WASHINGTON (CN) – Securities brokers and dealers who provide their customers with access to electronic trading must record their activity and implement procedures to limit the risks associated with their access, according to a new rule issued by the Securities and Exchange Commission.
Rule 15c3-5 requires broker-dealers to adopt and record procedures that would limit the financial exposure of the broker or dealer from a customer’s trade, and that would ensure compliance with all regulatory requirements related to market access.
Specifically, the controls and procedures must prevent the entry of orders that exceed appropriate pre-set credit or capital thresholds, that fail to comply with any regulatory requirements that must be satisfied on a pre-order entry basis or that the broker-dealer or customer is restricted from trading.
In addition, the policies must restrict market access technology and systems to authorized persons, and assure that appropriate surveillance personnel receive immediate post-trade execution reports.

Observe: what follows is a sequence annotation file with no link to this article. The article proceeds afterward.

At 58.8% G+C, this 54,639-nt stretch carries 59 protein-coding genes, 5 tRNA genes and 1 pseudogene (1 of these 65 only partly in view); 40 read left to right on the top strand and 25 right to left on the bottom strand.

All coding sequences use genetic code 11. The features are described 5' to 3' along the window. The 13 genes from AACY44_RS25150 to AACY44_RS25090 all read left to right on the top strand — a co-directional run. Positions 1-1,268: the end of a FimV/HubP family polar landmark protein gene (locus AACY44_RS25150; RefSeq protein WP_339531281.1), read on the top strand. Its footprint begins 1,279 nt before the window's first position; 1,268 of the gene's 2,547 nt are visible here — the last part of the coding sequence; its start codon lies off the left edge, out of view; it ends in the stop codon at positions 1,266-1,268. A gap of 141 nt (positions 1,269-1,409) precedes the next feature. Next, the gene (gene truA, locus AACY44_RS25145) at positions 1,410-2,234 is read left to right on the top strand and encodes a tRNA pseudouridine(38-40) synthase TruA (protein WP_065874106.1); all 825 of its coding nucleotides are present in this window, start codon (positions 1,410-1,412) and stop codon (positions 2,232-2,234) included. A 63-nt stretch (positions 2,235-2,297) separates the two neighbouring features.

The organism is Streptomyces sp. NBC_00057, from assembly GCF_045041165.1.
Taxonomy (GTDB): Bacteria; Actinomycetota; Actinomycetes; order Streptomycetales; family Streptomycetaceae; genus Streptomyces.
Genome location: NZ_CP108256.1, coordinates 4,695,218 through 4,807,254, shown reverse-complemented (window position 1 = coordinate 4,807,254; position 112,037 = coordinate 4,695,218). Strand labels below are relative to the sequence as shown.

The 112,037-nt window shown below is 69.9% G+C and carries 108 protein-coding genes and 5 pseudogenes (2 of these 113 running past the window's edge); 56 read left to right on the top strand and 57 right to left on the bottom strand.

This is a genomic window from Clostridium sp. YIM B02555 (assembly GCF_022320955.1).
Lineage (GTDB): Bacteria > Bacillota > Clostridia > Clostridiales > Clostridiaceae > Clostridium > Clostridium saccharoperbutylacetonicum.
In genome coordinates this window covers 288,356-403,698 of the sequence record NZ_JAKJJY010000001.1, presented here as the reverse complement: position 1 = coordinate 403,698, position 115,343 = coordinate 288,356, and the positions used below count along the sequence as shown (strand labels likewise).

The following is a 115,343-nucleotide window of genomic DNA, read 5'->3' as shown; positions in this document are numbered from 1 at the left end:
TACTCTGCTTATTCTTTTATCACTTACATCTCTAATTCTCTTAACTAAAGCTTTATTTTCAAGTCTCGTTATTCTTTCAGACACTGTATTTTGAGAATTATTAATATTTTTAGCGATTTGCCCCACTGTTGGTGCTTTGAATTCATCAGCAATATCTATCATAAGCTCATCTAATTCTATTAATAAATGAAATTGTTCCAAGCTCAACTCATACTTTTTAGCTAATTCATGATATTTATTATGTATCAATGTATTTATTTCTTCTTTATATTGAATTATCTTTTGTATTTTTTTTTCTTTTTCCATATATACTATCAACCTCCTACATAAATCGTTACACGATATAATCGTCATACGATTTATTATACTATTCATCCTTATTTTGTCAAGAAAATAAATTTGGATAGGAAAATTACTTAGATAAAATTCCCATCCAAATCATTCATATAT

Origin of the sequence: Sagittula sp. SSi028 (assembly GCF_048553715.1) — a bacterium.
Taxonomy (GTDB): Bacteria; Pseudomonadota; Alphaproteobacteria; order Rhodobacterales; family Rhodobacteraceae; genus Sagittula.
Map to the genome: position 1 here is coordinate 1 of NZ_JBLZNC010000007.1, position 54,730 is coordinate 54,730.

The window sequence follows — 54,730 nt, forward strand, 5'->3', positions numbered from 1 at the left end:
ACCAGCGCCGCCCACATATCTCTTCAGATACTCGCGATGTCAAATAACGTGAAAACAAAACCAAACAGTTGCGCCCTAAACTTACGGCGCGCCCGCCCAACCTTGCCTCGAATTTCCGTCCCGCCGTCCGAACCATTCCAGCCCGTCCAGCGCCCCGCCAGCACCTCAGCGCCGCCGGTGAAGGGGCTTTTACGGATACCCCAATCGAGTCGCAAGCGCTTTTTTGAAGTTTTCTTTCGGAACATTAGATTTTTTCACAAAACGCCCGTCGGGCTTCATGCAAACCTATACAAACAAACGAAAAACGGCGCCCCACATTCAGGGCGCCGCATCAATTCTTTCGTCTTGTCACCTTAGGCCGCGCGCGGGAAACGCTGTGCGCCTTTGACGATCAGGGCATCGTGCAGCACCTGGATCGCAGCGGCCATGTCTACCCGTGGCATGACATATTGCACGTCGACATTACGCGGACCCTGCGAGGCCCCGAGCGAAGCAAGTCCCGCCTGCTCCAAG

Broker-dealers sometimes give their customers access to electronic markets through “direct market access” or “sponsored access” arrangements, using the broker-dealer’s market participant identifier. With “direct market access,” the customer’s orders flow through the broker-dealer’s systems before passing into the markets. In “sponsored access” arrangements the customer’s orders flow directly into the markets without first passing through the broker-dealer’s systems. In either case, the broker-dealer is responsible for all trading activity that occurs under its market participant identifier.
The commission was concerned that these arrangements did not provide sufficient protection against illegal activity, accidental trades and breaches of credit or capital limits, and that these risks are a threat to the stability of securities markets.